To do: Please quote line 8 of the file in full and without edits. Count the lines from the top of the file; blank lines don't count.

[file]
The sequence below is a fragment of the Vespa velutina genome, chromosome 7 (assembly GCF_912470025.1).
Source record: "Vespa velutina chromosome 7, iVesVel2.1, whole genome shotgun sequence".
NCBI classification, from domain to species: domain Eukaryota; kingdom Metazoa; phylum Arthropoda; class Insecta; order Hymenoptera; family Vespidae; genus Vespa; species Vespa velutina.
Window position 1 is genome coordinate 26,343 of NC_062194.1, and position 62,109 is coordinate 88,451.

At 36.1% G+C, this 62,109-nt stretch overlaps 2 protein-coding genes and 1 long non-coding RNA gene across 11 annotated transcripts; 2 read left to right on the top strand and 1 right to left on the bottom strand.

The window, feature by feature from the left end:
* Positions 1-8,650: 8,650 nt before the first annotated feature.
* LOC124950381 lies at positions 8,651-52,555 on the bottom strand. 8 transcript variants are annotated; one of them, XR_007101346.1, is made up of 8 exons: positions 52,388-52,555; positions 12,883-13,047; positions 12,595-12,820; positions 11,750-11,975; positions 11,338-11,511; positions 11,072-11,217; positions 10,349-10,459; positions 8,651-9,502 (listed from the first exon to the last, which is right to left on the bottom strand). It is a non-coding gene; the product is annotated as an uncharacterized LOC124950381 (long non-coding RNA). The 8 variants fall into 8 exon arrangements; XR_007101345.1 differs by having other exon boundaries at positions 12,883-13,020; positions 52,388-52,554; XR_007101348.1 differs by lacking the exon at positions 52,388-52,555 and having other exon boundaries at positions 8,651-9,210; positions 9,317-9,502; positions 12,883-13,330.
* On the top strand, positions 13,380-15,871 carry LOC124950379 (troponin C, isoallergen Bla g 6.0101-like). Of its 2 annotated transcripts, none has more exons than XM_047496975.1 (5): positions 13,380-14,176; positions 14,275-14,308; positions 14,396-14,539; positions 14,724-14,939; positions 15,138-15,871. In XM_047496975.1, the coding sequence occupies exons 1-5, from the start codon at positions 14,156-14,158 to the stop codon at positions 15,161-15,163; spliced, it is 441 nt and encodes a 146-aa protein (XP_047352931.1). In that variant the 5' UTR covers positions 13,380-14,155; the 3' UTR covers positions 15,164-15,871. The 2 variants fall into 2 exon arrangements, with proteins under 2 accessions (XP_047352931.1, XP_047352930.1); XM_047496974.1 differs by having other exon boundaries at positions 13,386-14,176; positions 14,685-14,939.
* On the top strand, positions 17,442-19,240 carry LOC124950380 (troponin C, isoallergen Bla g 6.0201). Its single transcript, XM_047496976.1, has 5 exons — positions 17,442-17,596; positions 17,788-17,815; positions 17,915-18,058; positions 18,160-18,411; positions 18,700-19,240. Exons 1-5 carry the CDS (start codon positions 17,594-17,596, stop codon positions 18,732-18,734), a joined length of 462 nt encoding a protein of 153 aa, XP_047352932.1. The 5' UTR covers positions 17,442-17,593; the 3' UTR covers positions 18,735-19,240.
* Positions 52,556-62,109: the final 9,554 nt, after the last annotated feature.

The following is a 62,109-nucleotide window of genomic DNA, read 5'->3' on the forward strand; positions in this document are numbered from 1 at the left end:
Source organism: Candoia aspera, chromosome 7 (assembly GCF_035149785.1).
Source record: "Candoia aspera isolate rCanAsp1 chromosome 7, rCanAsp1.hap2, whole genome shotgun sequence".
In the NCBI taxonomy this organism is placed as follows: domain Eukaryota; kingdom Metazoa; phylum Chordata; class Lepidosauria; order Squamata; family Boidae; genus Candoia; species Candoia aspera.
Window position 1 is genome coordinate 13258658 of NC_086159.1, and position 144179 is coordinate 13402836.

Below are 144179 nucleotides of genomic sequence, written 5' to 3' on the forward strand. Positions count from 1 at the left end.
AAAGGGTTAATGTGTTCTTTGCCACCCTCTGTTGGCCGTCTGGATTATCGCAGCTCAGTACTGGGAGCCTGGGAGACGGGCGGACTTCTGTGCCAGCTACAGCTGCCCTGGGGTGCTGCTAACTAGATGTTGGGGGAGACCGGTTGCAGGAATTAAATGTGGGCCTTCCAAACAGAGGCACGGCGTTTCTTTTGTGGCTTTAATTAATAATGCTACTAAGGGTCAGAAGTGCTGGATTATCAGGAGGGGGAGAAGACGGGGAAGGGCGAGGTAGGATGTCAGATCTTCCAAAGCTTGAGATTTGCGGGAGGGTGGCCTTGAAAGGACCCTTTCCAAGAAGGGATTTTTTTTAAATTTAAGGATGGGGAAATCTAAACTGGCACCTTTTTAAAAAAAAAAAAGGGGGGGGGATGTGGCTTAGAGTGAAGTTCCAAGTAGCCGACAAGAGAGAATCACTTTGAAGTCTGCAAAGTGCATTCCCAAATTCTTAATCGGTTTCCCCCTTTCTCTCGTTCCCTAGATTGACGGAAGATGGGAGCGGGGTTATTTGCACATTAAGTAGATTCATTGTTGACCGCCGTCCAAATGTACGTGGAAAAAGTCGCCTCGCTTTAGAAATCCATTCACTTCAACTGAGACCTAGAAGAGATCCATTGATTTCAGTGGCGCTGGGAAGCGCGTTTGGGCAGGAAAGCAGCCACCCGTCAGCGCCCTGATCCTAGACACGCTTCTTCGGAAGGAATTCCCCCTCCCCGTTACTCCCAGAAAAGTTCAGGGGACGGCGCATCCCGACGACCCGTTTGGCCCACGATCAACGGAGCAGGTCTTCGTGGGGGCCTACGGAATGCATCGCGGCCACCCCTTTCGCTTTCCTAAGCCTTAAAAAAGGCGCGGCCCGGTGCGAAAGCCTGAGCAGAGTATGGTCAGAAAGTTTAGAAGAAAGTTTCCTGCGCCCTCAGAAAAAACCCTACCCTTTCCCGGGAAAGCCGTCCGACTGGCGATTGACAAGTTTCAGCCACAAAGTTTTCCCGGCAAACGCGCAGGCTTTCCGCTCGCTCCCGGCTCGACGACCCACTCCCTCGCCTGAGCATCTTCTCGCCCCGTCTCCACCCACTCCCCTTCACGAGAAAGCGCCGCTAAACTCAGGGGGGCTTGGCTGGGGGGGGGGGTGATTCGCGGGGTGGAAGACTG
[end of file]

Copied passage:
* LOC124950381 lies at positions 8,651-52,555 on the bottom strand. 8 transcript variants are annotated; one of them, XR_007101346.1, is made up of 8 exons: positions 52,388-52,555; positions 12,883-13,047; positions 12,595-12,820; positions 11,750-11,975; positions 11,338-11,511; positions 11,072-11,217; positions 10,349-10,459; positions 8,651-9,502 (listed from the first exon to the last, which is right to left on the bottom strand). It is a non-coding gene; the product is annotated as an uncharacterized LOC124950381 (long non-coding RNA). The 8 variants fall into 8 exon arrangements; XR_007101345.1 differs by having other exon boundaries at positions 12,883-13,020; positions 52,388-52,554; XR_007101348.1 differs by lacking the exon at positions 52,388-52,555 and having other exon boundaries at positions 8,651-9,210; positions 9,317-9,502; positions 12,883-13,330.